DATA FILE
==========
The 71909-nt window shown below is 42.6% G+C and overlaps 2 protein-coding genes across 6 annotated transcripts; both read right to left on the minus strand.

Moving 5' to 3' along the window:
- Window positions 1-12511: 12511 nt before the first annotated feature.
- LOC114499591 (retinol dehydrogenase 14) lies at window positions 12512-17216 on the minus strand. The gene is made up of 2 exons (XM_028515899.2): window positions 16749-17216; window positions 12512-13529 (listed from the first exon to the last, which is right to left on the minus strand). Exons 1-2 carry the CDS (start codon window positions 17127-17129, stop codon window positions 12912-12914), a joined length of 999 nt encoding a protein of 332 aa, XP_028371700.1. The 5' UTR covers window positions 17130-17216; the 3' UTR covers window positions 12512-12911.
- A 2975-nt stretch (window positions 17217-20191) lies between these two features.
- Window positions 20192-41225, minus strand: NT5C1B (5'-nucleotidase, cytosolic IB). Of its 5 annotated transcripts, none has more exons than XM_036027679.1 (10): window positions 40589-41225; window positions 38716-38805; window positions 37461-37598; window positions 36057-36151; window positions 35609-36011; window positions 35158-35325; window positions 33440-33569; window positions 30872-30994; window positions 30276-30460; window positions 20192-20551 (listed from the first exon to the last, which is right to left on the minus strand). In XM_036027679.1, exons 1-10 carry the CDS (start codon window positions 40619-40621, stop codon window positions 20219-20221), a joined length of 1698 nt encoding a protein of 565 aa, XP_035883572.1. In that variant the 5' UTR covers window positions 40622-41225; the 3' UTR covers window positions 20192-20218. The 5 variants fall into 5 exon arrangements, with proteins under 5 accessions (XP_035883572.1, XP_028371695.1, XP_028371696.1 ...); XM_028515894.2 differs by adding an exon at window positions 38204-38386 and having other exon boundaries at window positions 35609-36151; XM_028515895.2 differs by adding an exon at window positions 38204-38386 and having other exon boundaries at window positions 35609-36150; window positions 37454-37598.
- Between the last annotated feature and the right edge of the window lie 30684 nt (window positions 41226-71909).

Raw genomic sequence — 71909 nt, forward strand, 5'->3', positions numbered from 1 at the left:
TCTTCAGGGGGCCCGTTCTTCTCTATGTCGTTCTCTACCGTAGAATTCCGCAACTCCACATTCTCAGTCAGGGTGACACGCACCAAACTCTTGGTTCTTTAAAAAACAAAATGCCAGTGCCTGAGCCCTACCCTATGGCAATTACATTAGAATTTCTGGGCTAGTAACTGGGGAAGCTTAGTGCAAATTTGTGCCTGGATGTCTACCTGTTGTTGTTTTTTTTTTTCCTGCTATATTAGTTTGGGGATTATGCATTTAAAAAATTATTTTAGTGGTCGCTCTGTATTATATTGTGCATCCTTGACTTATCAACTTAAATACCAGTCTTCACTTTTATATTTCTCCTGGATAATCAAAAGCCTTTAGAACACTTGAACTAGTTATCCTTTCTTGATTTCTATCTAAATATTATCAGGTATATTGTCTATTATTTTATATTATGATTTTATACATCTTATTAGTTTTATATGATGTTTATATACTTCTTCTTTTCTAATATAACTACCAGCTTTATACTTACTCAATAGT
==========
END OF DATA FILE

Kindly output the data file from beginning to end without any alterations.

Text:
The 71909-nt window shown below is 42.6% G+C and overlaps 2 protein-coding genes across 6 annotated transcripts; both read right to left on the minus strand.

Moving 5' to 3' along the window:
- Window positions 1-12511: 12511 nt before the first annotated feature.
- LOC114499591 (retinol dehydrogenase 14) lies at window positions 12512-17216 on the minus strand. The gene is made up of 2 exons (XM_028515899.2): window positions 16749-17216; window positions 12512-13529 (listed from the first exon to the last, which is right to left on the minus strand). Exons 1-2 carry the CDS (start codon window positions 17127-17129, stop codon window positions 12912-12914), a joined length of 999 nt encoding a protein of 332 aa, XP_028371700.1. The 5' UTR covers window positions 17130-17216; the 3' UTR covers window positions 12512-12911.
- A 2975-nt stretch (window positions 17217-20191) lies between these two features.
- Window positions 20192-41225, minus strand: NT5C1B (5'-nucleotidase, cytosolic IB). Of its 5 annotated transcripts, none has more exons than XM_036027679.1 (10): window positions 40589-41225; window positions 38716-38805; window positions 37461-37598; window positions 36057-36151; window positions 35609-36011; window positions 35158-35325; window positions 33440-33569; window positions 30872-30994; window positions 30276-30460; window positions 20192-20551 (listed from the first exon to the last, which is right to left on the minus strand). In XM_036027679.1, exons 1-10 carry the CDS (start codon window positions 40619-40621, stop codon window positions 20219-20221), a joined length of 1698 nt encoding a protein of 565 aa, XP_035883572.1. In that variant the 5' UTR covers window positions 40622-41225; the 3' UTR covers window positions 20192-20218. The 5 variants fall into 5 exon arrangements, with proteins under 5 accessions (XP_035883572.1, XP_028371695.1, XP_028371696.1 ...); XM_028515894.2 differs by adding an exon at window positions 38204-38386 and having other exon boundaries at window positions 35609-36151; XM_028515895.2 differs by adding an exon at window positions 38204-38386 and having other exon boundaries at window positions 35609-36150; window positions 37454-37598.
- Between the last annotated feature and the right edge of the window lie 30684 nt (window positions 41226-71909).

Raw genomic sequence — 71909 nt, forward strand, 5'->3', positions numbered from 1 at the left:
TCTTCAGGGGGCCCGTTCTTCTCTATGTCGTTCTCTACCGTAGAATTCCGCAACTCCACATTCTCAGTCAGGGTGACACGCACCAAACTCTTGGTTCTTTAAAAAACAAAATGCCAGTGCCTGAGCCCTACCCTATGGCAATTACATTAGAATTTCTGGGCTAGTAACTGGGGAAGCTTAGTGCAAATTTGTGCCTGGATGTCTACCTGTTGTTGTTTTTTTTTTTCCTGCTATATTAGTTTGGGGATTATGCATTTAAAAAATTATTTTAGTGGTCGCTCTGTATTATATTGTGCATCCTTGACTTATCAACTTAAATACCAGTCTTCACTTTTATATTTCTCCTGGATAATCAAAAGCCTTTAGAACACTTGAACTAGTTATCCTTTCTTGATTTCTATCTAAATATTATCAGGTATATTGTCTATTATTTTATATTATGATTTTATACATCTTATTAGTTTTATATGATGTTTATATACTTCTTCTTTTCTAATATAACTACCAGCTTTATACTTACTCAATAGT